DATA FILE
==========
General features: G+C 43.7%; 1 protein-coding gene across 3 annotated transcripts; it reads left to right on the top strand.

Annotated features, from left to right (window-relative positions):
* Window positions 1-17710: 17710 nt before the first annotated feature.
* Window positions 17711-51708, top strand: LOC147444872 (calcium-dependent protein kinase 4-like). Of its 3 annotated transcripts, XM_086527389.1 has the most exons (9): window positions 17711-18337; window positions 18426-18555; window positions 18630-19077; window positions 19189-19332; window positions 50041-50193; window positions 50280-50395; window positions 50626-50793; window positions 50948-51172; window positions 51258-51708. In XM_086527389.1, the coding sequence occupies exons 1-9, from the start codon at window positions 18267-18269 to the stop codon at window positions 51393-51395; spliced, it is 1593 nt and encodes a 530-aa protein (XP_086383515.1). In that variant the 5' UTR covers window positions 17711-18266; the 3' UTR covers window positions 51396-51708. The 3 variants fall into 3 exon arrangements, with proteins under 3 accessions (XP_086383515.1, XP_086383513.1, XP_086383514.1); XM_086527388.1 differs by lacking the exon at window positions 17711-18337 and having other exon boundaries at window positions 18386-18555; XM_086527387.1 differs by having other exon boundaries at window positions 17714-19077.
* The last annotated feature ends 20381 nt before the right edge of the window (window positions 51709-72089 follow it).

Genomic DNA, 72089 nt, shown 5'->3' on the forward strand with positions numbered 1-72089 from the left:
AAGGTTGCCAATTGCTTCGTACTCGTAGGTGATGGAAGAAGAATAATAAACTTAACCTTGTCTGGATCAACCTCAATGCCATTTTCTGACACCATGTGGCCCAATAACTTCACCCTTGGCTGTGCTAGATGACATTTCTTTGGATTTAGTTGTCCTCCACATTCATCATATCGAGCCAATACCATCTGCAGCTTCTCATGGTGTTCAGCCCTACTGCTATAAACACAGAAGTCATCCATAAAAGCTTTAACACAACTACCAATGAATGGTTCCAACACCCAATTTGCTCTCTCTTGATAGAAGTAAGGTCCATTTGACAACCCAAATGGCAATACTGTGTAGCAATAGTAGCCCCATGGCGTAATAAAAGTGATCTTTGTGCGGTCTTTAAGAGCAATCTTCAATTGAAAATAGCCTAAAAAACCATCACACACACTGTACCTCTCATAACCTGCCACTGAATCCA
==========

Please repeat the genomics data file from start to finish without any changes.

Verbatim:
General features: G+C 43.7%; 1 protein-coding gene across 3 annotated transcripts; it reads left to right on the top strand.

Annotated features, from left to right (window-relative positions):
* Window positions 1-17710: 17710 nt before the first annotated feature.
* Window positions 17711-51708, top strand: LOC147444872 (calcium-dependent protein kinase 4-like). Of its 3 annotated transcripts, XM_086527389.1 has the most exons (9): window positions 17711-18337; window positions 18426-18555; window positions 18630-19077; window positions 19189-19332; window positions 50041-50193; window positions 50280-50395; window positions 50626-50793; window positions 50948-51172; window positions 51258-51708. In XM_086527389.1, the coding sequence occupies exons 1-9, from the start codon at window positions 18267-18269 to the stop codon at window positions 51393-51395; spliced, it is 1593 nt and encodes a 530-aa protein (XP_086383515.1). In that variant the 5' UTR covers window positions 17711-18266; the 3' UTR covers window positions 51396-51708. The 3 variants fall into 3 exon arrangements, with proteins under 3 accessions (XP_086383515.1, XP_086383513.1, XP_086383514.1); XM_086527388.1 differs by lacking the exon at window positions 17711-18337 and having other exon boundaries at window positions 18386-18555; XM_086527387.1 differs by having other exon boundaries at window positions 17714-19077.
* The last annotated feature ends 20381 nt before the right edge of the window (window positions 51709-72089 follow it).

Genomic DNA, 72089 nt, shown 5'->3' on the forward strand with positions numbered 1-72089 from the left:
AAGGTTGCCAATTGCTTCGTACTCGTAGGTGATGGAAGAAGAATAATAAACTTAACCTTGTCTGGATCAACCTCAATGCCATTTTCTGACACCATGTGGCCCAATAACTTCACCCTTGGCTGTGCTAGATGACATTTCTTTGGATTTAGTTGTCCTCCACATTCATCATATCGAGCCAATACCATCTGCAGCTTCTCATGGTGTTCAGCCCTACTGCTATAAACACAGAAGTCATCCATAAAAGCTTTAACACAACTACCAATGAATGGTTCCAACACCCAATTTGCTCTCTCTTGATAGAAGTAAGGTCCATTTGACAACCCAAATGGCAATACTGTGTAGCAATAGTAGCCCCATGGCGTAATAAAAGTGATCTTTGTGCGGTCTTTAAGAGCAATCTTCAATTGAAAATAGCCTAAAAAACCATCACACACACTGTACCTCTCATAACCTGCCACTGAATCCA